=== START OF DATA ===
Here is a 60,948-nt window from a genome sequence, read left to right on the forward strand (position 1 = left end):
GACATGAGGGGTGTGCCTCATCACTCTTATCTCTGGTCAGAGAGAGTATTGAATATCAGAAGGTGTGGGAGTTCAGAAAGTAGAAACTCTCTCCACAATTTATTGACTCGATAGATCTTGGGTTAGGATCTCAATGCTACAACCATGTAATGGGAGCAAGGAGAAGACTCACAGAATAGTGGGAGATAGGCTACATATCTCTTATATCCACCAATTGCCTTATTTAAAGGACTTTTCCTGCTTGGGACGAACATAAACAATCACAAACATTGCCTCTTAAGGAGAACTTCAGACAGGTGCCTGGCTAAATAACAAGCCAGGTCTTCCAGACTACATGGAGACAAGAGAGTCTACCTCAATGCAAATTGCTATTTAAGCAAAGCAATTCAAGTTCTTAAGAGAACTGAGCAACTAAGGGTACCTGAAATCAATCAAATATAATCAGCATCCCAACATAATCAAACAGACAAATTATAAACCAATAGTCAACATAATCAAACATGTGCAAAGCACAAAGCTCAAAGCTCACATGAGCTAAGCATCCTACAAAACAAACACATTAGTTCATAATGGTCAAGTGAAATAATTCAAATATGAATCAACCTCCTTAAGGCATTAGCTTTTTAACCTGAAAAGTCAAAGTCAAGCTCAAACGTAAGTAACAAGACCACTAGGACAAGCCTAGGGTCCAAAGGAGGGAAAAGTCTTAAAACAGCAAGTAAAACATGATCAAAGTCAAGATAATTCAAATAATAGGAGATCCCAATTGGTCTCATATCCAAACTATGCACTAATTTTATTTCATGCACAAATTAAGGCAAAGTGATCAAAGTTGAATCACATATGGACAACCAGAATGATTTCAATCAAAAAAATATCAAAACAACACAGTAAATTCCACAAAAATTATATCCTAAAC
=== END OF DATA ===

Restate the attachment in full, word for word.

Here is a 60,948-nt window from a genome sequence, read left to right on the forward strand (position 1 = left end):
GACATGAGGGGTGTGCCTCATCACTCTTATCTCTGGTCAGAGAGAGTATTGAATATCAGAAGGTGTGGGAGTTCAGAAAGTAGAAACTCTCTCCACAATTTATTGACTCGATAGATCTTGGGTTAGGATCTCAATGCTACAACCATGTAATGGGAGCAAGGAGAAGACTCACAGAATAGTGGGAGATAGGCTACATATCTCTTATATCCACCAATTGCCTTATTTAAAGGACTTTTCCTGCTTGGGACGAACATAAACAATCACAAACATTGCCTCTTAAGGAGAACTTCAGACAGGTGCCTGGCTAAATAACAAGCCAGGTCTTCCAGACTACATGGAGACAAGAGAGTCTACCTCAATGCAAATTGCTATTTAAGCAAAGCAATTCAAGTTCTTAAGAGAACTGAGCAACTAAGGGTACCTGAAATCAATCAAATATAATCAGCATCCCAACATAATCAAACAGACAAATTATAAACCAATAGTCAACATAATCAAACATGTGCAAAGCACAAAGCTCAAAGCTCACATGAGCTAAGCATCCTACAAAACAAACACATTAGTTCATAATGGTCAAGTGAAATAATTCAAATATGAATCAACCTCCTTAAGGCATTAGCTTTTTAACCTGAAAAGTCAAAGTCAAGCTCAAACGTAAGTAACAAGACCACTAGGACAAGCCTAGGGTCCAAAGGAGGGAAAAGTCTTAAAACAGCAAGTAAAACATGATCAAAGTCAAGATAATTCAAATAATAGGAGATCCCAATTGGTCTCATATCCAAACTATGCACTAATTTTATTTCATGCACAAATTAAGGCAAAGTGATCAAAGTTGAATCACATATGGACAACCAGAATGATTTCAATCAAAAAAATATCAAAACAACACAGTAAATTCCACAAAAATTATATCCTAAAC